Turner and Killian’s Emergent Norm Theory (****) changed the approach to crowd behaviour by identifying the presence of norms that emerge from within the crowd which are deemed to be “goal orientated” (Hogg and Vaughan, 2008) Indeed, the crowd’s goal was to secure a place to watch the football match and this could have led to the crush. Social Identity Theory begins to consider wider factors affecting the crowd and addresses the conflicts that may occur between groups which was a considerable factor in this case. Police and security personnel, in keeping with Le Bon’s view of the crowd as “primitive, base and ghastly” (Le Bon 1908), were deemed to “be hostile to the spectators” and displayed “a general disrespect” for their dignity. (Ngoepe and Semenya, 2002) The preconceived views of security personnel may have served to further escalate the situation and to increase feelings of aggression in crowd members. (Stott and Reicher, 1998) Social psychology’s theories on aggression can also be drawn upon to further elaborate on the event but the purpose of this discussion is to deal primarily with collective behaviour. The Elaborated Social Identity Model identified two conditions whereby the crowd may resort to violence and aggressive behaviour – either an out group behaves in a way that is deemed as unfair or unwarranted, or others act in a way that prevents the crowd doing what they feel is “legitimate.” (Reicher 1996) And both of these conditions seem to be present in this situation. The crowd were prevented from accessing the stadium and they were subject to tear gas and aggressive conduct. (Ngoepe and Semenya, 2002).The focus appeared to be on crowd control rather than safety. (Mason, B 2001) The question therefore arises as to whether football crowds are thought of and treated differently to other groups by police, security and event planners.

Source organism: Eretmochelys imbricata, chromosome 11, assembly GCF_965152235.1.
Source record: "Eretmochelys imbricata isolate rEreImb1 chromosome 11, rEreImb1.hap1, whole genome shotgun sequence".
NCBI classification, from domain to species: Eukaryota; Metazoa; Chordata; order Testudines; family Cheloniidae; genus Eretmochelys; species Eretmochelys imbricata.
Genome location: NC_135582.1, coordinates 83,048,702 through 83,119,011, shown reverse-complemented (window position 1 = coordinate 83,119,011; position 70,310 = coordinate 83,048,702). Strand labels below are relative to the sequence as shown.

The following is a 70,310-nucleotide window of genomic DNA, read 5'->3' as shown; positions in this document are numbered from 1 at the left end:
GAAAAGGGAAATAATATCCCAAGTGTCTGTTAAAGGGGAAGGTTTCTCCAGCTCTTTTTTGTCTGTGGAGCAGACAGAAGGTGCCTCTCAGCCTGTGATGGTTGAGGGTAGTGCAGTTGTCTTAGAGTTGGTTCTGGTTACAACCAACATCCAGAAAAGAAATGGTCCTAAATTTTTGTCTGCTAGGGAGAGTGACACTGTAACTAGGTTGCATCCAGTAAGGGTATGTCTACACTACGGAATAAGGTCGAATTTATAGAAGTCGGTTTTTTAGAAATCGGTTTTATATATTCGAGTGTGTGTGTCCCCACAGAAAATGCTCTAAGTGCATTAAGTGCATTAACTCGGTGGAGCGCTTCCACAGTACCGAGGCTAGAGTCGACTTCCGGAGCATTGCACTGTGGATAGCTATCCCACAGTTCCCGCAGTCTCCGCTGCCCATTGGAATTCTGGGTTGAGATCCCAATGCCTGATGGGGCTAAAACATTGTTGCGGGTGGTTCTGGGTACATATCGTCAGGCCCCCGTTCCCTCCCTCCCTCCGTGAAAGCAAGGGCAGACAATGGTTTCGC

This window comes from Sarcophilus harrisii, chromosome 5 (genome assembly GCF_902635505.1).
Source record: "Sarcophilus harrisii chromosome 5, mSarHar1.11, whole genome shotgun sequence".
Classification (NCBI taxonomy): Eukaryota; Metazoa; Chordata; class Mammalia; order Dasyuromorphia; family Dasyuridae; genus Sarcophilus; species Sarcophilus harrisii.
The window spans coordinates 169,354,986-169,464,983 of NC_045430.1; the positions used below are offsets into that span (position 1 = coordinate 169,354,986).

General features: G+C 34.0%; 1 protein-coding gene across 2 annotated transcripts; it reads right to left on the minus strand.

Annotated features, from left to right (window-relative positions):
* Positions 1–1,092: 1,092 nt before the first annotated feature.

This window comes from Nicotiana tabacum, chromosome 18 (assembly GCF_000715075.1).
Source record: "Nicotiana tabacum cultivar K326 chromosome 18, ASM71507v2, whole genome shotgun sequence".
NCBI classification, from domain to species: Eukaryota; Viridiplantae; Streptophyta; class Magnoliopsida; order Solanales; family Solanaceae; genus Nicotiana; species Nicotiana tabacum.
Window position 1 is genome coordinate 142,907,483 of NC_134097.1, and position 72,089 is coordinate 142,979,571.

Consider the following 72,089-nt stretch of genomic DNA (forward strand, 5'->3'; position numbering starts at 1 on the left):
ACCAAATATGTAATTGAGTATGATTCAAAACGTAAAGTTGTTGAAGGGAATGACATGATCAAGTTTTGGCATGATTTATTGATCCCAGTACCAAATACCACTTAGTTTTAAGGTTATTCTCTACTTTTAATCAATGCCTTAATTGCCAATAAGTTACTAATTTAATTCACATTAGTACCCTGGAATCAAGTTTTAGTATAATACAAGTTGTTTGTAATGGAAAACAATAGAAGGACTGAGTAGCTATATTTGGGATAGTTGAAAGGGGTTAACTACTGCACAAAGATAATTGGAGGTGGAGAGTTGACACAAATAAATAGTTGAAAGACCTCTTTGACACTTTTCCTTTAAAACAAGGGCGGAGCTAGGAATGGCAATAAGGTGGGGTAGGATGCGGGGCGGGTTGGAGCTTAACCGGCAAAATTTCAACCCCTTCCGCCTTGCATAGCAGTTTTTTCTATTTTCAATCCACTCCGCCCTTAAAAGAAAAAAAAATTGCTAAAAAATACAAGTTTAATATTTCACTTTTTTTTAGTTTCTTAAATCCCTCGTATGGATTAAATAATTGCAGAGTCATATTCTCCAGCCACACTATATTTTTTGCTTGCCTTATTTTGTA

Social psychology plays a vital role in explaining crowd behaviour and later theories are particularly useful for the fact that they consider wider aspects than just the crowd itself. They acknowledge that the crowd does not behave in isolation but is subject to influence from the environment and other groups. Theories regarding anonymity were difficult to apply in this case but needed to be considered for the influence they have had on other theorists. It is interesting to note that both LeBon’s and Freud’s view of the crowd was mirrored by security personnel. This is a key factor which needs to be considered further by event planners, police and security companies. Indeed, it is imperative that these groups gain a better understanding of crowd behaviour in order to prevent future mistakes and disasters. Whilst it is easy to adopt the view of the crowd as an aggressive mob, it is very inaccurate to do so. Not only is it inaccurate, it is dangerous and potentially life-threatening. (Reicher et al, 2004)
During this discussion, questions have been raised which remain unanswered. They lead to the identification of areas in need of further research in the field of social psychology: namely crowd types, particularly football crowds; stewards and crowds; preconceived ideas about football crowds; inter-group dynamics and collective aggression. Whilst acknowledging that research on crowds can be difficult to implement, it is vital that further research is undertaken to prevent a repeat of this disaster.